As demonstrators across America fight to liberate black people, whether through calls to abolish the police or through legislative action against systemic racism, the country is getting ready to celebrate the 155th anniversary of one of its earliest liberation moments: Juneteenth.
A portmanteau of “June” and “nineteenth,” Juneteenth marks the day in 1865 when a group of enslaved people in Galveston, Texas, finally learned that they were free from the institution of slavery. But, woefully, this was almost two and a half years after President Abraham Lincoln signed the Emancipation Proclamation; the Civil War was still going on, and when it ended, Union Maj. Gen. Gordon Granger traveled to Texas and issued an order stating that all enslaved people were free, establishing a new relationship between “former masters and slaves” as “employer and hired labor.” As much as Juneteenth represents freedom, it also represents how emancipation was tragically delayed for enslaved people in the deepest reaches of the Confederacy.
Newly freed black people celebrated the first Juneteenth in 1866 to commemorate liberation — with food, singing, and the reading of spirituals — and take pride in their progress. But a century and a half later, Juneteenth is still not taught in most schools, nor is the event a federal holiday despite decades of pushing from activists. In 1980, Texas became the first state to declare Juneteenth an official holiday. In 2020, Washington, DC, and nearly every state recognize the day as a holiday or observance.
While Juneteenth celebrations span the world — the global diaspora has adopted the day as one to recognize emancipation at large — the calls for Juneteenth to be a national holiday have grown stronger amid a climate seeking justice for black lives. Just this month, a number of corporations and institutions like Nike and the NFL have announced plans to recognize Juneteenth as a company holiday. Coinciding with the worldwide protests against systemic racism, and the mounting cultural pressure to reckon with America’s racist history, Juneteenth is receiving increased attention in 2020.
Setting the foundation for Juneteenth
During the Civil War, the US Congress passed the Confiscation Act of 1862, which authorized Union troops to seize Confederate property, including enslaved people. The act also allowed the Union army to recruit black soldiers. Months later, as the nation approached its third year of the Civil War, President Lincoln on January 1, 1863, would affirm the aims of the act by issuing the final draft of the Emancipation Proclamation. The document declared that “all persons held as slaves […] are, and henceforth, shall be free.”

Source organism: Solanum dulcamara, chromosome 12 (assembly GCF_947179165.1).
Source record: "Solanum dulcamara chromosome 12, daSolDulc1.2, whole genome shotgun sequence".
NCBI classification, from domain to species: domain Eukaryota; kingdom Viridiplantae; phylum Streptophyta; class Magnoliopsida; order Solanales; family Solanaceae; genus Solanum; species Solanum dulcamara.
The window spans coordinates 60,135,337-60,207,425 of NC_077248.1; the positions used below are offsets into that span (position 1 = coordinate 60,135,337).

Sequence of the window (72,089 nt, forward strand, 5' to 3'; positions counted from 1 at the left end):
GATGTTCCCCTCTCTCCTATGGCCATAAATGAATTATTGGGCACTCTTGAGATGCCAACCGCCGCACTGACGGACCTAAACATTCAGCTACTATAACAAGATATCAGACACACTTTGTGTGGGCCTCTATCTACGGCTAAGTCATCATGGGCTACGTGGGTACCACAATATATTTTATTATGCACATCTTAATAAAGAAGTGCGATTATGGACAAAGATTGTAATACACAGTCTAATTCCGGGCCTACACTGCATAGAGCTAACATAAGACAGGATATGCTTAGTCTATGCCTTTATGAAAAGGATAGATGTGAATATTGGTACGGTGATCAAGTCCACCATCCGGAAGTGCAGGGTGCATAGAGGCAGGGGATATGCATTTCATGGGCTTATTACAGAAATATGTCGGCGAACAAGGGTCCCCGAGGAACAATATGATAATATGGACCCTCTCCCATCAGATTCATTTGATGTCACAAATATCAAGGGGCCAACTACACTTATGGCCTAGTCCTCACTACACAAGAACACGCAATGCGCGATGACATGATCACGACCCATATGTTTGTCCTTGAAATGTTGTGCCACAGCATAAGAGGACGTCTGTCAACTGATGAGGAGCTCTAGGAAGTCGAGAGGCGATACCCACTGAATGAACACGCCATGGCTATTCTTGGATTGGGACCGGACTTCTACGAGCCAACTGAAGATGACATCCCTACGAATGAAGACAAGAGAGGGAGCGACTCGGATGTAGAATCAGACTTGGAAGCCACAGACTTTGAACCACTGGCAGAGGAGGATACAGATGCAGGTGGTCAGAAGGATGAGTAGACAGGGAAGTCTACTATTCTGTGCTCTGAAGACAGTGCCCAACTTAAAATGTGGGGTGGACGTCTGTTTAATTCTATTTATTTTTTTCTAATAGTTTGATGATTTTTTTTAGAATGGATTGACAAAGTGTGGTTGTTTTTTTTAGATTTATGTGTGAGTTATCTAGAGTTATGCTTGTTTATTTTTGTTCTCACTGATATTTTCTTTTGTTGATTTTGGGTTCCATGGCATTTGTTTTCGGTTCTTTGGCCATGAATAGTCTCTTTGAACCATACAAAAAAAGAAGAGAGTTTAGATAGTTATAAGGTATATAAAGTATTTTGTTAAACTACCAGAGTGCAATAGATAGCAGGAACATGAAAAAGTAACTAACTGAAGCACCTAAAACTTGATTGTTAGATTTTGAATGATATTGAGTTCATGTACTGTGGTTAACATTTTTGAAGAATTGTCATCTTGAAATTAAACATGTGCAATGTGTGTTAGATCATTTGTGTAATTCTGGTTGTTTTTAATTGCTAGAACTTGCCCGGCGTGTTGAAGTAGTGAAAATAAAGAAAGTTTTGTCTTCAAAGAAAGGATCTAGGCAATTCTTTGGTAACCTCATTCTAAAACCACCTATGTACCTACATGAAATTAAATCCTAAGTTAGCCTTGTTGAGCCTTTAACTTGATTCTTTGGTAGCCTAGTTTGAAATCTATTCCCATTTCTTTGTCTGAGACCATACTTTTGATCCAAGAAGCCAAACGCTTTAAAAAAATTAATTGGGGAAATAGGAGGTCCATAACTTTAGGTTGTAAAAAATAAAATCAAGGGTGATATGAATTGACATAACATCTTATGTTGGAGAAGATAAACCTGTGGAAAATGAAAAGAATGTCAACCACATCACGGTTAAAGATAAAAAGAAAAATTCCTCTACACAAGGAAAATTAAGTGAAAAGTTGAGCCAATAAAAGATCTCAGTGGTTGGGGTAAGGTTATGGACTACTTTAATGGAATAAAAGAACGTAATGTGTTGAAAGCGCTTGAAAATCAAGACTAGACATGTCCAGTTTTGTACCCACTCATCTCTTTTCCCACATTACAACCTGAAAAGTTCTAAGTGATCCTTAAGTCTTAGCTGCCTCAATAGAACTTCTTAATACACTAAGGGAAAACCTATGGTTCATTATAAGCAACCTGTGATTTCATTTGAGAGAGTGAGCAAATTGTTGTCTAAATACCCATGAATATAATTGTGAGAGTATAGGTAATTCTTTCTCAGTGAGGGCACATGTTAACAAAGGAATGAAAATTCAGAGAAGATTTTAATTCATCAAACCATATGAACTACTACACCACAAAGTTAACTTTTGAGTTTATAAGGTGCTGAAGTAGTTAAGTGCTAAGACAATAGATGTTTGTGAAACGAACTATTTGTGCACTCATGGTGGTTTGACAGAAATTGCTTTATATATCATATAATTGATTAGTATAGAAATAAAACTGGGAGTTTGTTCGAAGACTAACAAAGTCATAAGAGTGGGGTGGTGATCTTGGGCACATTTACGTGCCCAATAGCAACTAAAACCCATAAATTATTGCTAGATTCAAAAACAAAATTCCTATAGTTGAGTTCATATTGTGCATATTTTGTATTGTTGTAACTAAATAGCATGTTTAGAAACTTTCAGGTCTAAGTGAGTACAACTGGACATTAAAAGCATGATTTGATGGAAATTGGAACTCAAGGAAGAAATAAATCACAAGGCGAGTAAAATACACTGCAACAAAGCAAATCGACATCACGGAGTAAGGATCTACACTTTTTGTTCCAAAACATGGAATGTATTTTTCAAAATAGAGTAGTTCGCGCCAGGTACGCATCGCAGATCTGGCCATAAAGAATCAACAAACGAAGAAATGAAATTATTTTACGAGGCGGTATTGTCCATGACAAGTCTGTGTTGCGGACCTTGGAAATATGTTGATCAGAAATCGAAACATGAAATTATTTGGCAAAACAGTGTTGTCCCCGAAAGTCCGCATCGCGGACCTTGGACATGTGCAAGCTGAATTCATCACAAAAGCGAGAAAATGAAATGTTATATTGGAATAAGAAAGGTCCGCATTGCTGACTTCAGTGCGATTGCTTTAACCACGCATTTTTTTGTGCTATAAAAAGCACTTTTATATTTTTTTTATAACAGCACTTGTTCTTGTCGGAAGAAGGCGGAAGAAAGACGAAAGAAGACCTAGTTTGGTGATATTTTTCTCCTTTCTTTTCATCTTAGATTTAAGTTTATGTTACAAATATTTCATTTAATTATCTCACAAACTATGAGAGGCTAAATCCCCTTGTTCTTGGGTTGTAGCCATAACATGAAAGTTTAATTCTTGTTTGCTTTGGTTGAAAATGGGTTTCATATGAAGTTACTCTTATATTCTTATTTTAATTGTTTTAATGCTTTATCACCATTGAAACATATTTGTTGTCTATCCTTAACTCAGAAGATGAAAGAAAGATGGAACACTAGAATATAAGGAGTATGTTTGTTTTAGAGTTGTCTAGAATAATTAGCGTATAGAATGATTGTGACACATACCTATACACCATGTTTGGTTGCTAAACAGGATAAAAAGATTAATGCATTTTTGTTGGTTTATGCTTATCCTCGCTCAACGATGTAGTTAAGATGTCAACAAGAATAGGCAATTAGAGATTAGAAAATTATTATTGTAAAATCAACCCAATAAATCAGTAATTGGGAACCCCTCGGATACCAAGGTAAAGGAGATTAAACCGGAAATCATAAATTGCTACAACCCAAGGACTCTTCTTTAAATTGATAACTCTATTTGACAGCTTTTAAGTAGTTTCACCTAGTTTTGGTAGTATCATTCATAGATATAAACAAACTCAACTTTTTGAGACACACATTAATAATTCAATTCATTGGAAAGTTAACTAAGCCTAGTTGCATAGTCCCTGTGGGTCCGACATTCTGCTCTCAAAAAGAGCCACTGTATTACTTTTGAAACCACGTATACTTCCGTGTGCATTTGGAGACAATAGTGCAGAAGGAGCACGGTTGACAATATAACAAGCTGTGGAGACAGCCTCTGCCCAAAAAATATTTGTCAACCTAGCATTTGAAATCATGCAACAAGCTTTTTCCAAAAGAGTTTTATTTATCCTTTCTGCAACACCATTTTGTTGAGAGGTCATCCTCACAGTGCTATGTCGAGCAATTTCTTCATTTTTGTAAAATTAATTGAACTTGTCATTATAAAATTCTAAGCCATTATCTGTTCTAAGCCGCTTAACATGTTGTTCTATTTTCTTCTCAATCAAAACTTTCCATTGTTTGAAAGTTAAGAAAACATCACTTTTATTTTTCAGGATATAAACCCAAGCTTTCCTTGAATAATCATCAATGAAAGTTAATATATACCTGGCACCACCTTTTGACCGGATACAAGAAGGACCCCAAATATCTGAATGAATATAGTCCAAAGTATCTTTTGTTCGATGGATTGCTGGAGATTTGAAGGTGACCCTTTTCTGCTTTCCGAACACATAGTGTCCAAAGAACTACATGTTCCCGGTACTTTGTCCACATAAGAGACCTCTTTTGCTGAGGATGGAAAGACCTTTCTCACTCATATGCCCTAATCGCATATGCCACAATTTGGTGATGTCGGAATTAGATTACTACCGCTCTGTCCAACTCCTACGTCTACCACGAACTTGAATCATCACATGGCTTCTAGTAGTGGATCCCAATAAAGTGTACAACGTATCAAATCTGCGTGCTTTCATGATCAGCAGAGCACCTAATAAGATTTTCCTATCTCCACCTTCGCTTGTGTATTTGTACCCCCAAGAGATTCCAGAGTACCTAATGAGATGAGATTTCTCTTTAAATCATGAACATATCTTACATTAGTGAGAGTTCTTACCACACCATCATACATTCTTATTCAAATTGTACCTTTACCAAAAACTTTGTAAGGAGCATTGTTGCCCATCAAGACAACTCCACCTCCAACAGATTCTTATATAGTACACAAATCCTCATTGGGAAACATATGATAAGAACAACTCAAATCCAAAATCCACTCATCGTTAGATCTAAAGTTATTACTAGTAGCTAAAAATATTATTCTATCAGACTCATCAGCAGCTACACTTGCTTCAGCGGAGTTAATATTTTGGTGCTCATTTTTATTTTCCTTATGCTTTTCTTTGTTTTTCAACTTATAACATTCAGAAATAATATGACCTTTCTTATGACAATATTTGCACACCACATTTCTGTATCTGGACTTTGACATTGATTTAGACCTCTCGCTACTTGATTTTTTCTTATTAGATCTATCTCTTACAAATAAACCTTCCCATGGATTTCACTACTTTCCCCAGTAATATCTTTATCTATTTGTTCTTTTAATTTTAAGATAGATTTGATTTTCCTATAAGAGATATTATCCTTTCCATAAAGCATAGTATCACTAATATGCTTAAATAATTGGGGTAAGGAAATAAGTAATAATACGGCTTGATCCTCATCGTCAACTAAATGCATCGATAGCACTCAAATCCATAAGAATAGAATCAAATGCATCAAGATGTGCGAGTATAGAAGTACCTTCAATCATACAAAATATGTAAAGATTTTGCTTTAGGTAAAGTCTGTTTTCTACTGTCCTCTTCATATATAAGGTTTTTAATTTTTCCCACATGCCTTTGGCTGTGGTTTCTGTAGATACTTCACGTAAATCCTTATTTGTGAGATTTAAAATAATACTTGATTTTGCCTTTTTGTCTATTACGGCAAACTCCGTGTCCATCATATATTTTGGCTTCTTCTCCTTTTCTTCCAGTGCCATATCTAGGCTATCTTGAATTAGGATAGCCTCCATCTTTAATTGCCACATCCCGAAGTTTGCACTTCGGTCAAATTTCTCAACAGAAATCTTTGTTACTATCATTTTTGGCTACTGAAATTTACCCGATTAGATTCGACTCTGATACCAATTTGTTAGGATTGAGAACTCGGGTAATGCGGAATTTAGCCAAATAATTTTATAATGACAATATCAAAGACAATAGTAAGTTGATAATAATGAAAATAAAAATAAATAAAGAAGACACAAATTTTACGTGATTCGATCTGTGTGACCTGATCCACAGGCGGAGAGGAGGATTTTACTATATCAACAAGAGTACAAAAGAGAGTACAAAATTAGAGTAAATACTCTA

I do order and declare that all persons held as slaves within said designated States, and parts of States, are, and henceforward shall be free; and that the Executive government of the United States, including the military and naval authorities thereof, will recognize and maintain the freedom of said persons.
In 1863, the proclamation legally freed millions of enslaved people in the Confederacy, but it exempted those in the Union-loyal border states of Delaware, Maryland, Missouri, and Kentucky. These states held Confederate sympathies and could have seceded; Lincoln exempted them from the proclamation to prevent this. In April 1864, the Senate attempted to close this loophole by passing the 13th Amendment, prohibiting slavery and involuntary servitude in all states, Union and Confederate. But the amendment wouldn’t be enacted by ratification until December 1865.
And though the Civil War ended in April 1865 when Confederate Gen. Robert E. Lee surrendered at Appomattox, Virginia, enslaved people in Texas didn’t learn about their freedom until June 19, 1865. On that day, almost two and a half years after Lincoln signed the Emancipation Proclamation, Maj. Gen. Gordon Granger of the Union army arrived in Galveston and issued General Order No. 3 that secured the Union army’s authority over Texas. The order stated:
The people of Texas are informed that, in accordance with a proclamation from the Executive of the United States, ‘all slaves are free.’ This involves an absolute equality of personal rights and rights of property between former masters and slaves, and the connection heretofore existing between them becomes that between employer and hired labor. The freedmen are advised to remain quietly at their present homes, and work for wages. They are informed that they will not be allowed to collect at military posts, and that they will not be supported in idleness either there or elsewhere.
The order reveals how slavery slowly unraveled as an institution in the early 1860s, as Union armies bored south, occupying plantations from the Southern border to the Deep South and finally to the periphery in Texas. Emancipation came gradually for many enslaved people, the culmination of a century of American abolition efforts, North and South.
Freedom came gradually ahead of the first Juneteenth celebration
Still, even under Order No. 3, as historian Henry Louis Gates Jr. noted, freedom wasn’t automatic for Texas’s 250,000 enslaved people. “On plantations, masters had to decide when and how to announce the news — or wait for a government agent to arrive — and it was not uncommon for them to delay until after the harvest,” he wrote.
According to Gates, newly freed black women and men rallied around June 19th in that first year, transforming it from a “day of unheeded military orders into their own annual rite.”